February 21, 2010
Not Mauer's agent, Ron Shapiro.
Not anyone from the Minnesota Twins' front office.
Certainly not Mauer himself. His lips are sealed, gosh darn it. Mauer matter-of-factly shot down a reporter's question Sunday at the Twins' spring training facility, less than 24 hours before the team's first official workout.
It was a polite shot, of course, not one in anger or frustration or even apparent irritation. Joe Mauer might get angry in some darkened corner of his life, but we won't know for sure unless someone admits to seeing it happen.
So, Joe, as the question often goes. Any progress on the contract? Any chance you'll become a free agent after the season? Yankees or Red Sox?
"I'm not even going to get into all that," Mauer said. "It's just going to open up a can of worms. I'm just looking forward to this year and that's what I'm preparing for."
That's right, Joe. Worms are for fishing.
Mauer's silent stance — it was his agent's idea — is that nobody says anything about the talks. Let them percolate on their own. An agreement, while not expected today, will happen someday.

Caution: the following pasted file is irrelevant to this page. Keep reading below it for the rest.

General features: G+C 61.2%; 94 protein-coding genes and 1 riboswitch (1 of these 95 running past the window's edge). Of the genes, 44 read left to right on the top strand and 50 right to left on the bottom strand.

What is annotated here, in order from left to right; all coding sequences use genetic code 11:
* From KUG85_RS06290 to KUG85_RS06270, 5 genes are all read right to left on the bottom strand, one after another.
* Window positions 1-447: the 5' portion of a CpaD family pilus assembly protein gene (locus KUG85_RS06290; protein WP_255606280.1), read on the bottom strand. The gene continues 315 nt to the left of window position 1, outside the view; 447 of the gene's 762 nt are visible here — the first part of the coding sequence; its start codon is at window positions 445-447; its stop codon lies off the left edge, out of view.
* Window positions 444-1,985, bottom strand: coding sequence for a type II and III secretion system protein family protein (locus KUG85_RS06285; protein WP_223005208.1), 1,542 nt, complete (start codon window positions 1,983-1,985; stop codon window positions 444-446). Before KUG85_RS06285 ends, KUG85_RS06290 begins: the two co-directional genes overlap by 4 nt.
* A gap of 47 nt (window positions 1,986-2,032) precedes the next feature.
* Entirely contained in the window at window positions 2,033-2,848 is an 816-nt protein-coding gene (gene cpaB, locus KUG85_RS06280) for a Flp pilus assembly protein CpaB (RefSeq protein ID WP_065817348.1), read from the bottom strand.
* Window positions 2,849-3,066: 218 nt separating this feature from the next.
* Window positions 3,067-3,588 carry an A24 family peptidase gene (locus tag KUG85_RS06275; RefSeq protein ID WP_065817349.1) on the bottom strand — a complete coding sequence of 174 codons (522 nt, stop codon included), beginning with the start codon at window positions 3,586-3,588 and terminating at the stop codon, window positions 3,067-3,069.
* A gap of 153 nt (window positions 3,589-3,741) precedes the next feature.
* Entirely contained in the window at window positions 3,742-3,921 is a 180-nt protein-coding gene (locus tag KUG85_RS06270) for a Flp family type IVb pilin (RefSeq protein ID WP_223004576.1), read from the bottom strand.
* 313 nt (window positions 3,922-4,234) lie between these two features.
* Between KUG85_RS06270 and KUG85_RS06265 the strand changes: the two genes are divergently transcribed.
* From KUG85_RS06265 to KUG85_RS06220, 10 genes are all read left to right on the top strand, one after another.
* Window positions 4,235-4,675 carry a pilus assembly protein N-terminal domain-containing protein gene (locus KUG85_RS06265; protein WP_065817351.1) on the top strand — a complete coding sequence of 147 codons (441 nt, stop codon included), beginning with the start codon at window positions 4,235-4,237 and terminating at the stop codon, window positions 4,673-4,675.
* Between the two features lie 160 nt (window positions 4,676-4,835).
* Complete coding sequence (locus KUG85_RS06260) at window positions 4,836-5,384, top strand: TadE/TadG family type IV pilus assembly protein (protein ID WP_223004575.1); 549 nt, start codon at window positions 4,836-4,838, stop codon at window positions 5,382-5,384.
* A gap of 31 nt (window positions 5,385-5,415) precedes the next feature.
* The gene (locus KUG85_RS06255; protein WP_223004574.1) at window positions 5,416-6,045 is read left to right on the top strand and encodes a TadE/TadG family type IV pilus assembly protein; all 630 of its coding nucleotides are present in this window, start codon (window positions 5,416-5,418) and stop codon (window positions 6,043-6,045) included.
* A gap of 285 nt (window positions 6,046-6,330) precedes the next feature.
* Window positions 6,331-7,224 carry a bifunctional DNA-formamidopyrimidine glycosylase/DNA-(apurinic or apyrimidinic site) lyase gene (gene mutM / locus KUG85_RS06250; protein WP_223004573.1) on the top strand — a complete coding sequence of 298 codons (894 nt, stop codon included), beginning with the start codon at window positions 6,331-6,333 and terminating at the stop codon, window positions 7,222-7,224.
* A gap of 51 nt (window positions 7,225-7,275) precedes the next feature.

Unless it doesn't. And that, see, is what's got some fans (many? all?) spooked in the Twin Cities.
They don't want to lose their hometown kid in a bidding war come winter among the Bronx and New England. Mauer probably doesn't want to leave home, either. But he also wants a fair deal. Guesses peg such a contract as eight to 10 years long and up to $200 million — not exactly the kind of money the fiscally frugal Twins are known for giving out.
So, please, Joe, just a little hit? How long will this drag on?
"I told you guys, nothing is going to change," Mauer said. "That's kind of the policy that we've taken; we're not going to talk about contract or anything like that, really anything past this season. This is what we're focusing on — 2010. There is a lot of excitement and I don't want any of this to take away from that."
It took 163 games but the Twins won the AL Central in 2009 and Mauer became the first catcher to lead the league in batting average (.365), on-base percentage (.444) and slugging percentage (.587) in the same season.
The only change Mauer told reporters to expect was the shaving of his beard, which he let grow while hanging out at his cabin up in the woods of Minnesota. And nobody will have to ask him again about his facial hair: He plans on shaving it before arriving Monday morning.